Global TV announced its fall schedule on Tuesday, announcing to via press release that “TV is getting ready for more – more new series, more returning favourites, more hours of simulcast, and more star power!” What it seems to have less of, however, is original Canadian programming.
In fact, there are relatively few homegrown shows in amongst a slate that includes U.S. fare like “The Blacklist,” “Dracula,” and “Almost Human.” Of course, that’s no surprise, seeing as how TV south of the border is experiencing something of a golden age. But wouldn’t it be nice to see something that started life a little closer to home?
It’s not that there’s nothing out there to put on. After all, Global does occasionally air homegrown hits, such as "Rookie Blue" and "Bomb Girls." However, "Rookie Blue" usually airs in the summer months, when U.S. programming is on hiatus, and it's also partially funded by U.S. network ABC, which certainly helps keep the show in production. And "Bomb Girls" was cancelled earlier this year after two seasons. But other networks have also put out solid original series. CTV, for example, is responsible for hits like “Motive,” CBC is the home of “Heartland” and City is responsible for the new comedy “Seed.” Even Space is getting in on the action with the critically-acclaimed “Orphan Black,” a show that might be one of our best TV exports in years.
While no one’s going to argue that our domestic programs can compete with America’s big budget productions, perhaps networks might be better served backing Canadian productions rather than licensing American series. This, after all, is the start of something of a golden age of our own, with shows like “Orphan Black” (which was a surprise hit down south on BBC America) proving that Canadian TV can stand alongside the world’s best purveyors of small screen programming. We’re also at the forefront of next big things like digital TV series, where the Canadian-produced online episodic “Guidestones” was named best in show at this year’s Digital International Emmys.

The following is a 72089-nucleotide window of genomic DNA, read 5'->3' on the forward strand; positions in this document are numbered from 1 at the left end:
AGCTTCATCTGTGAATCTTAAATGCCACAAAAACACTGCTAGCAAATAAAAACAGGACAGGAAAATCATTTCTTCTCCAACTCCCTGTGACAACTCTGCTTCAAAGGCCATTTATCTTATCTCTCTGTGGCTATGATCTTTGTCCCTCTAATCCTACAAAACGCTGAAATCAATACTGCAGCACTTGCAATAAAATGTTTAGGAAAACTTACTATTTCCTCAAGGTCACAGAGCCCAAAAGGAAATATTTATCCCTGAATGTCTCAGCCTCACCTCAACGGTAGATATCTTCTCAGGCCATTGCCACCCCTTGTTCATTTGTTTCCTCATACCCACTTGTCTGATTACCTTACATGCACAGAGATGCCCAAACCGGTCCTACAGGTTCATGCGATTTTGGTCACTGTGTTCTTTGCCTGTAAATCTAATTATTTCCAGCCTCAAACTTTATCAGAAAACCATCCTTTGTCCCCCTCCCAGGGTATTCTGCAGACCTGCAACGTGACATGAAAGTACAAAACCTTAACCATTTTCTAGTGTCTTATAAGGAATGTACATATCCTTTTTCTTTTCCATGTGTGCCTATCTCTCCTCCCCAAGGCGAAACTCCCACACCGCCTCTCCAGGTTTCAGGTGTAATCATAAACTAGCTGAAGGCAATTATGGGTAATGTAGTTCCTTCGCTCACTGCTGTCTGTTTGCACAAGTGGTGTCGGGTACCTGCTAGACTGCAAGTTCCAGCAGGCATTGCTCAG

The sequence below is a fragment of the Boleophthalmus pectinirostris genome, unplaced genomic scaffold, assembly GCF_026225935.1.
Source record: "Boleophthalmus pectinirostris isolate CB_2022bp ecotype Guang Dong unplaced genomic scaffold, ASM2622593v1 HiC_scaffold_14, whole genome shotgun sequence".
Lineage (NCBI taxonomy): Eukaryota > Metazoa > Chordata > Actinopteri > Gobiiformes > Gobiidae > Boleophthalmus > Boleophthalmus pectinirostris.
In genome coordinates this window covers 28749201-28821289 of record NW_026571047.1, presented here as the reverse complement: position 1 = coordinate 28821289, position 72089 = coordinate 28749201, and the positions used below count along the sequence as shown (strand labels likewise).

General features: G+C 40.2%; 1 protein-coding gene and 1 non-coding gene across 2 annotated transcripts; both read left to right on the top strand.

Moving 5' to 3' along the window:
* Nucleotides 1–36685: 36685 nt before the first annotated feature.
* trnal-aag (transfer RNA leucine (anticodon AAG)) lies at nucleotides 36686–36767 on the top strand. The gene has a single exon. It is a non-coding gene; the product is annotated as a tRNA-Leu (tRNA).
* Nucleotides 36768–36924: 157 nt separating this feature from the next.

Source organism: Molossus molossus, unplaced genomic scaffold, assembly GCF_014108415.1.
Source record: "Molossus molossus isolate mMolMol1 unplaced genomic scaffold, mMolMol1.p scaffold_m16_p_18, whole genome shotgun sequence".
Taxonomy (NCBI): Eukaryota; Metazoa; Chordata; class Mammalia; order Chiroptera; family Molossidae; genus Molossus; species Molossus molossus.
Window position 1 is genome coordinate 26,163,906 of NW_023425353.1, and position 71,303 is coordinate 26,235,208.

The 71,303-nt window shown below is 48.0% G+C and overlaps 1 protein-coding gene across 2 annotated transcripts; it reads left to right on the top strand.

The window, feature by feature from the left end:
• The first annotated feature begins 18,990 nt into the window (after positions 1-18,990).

Sadly, however, money talks, and it’s clear that Canadian broadcasters are listening. Networks like Global, CBC and CTV simply don’t have same money as they do in the U.S., where shows’ budgets are generally three times more per episode than enjoyed by our own creative teams. It seems there’s also not an appetite amongst audiences to watch Canadian programming, either. Out of the 10 most watched television shows of 2012, just one was homegrown, and that was "Hockey Night in Canada" (shocker!). The rest was a smorgasbord of American hits that ranged from “The Big Bang Theory” to “Elementary.”
The answer, it seems, might be a case of the chicken and the egg. After all, audiences would no doubt tune in to great Canadian TV shows if they were offered them. But until we’ve weaned ourselves off of their American counterparts, then Canadian networks will be unlikely to stump up the cash to produce quality original programming of our own.
What do you think of Canadian TV? Do you think that enough is being done to showcase domestic shows, or do you think that homegrown productions simply aren’t good enough? Let us know your thoughts in the comments section below.
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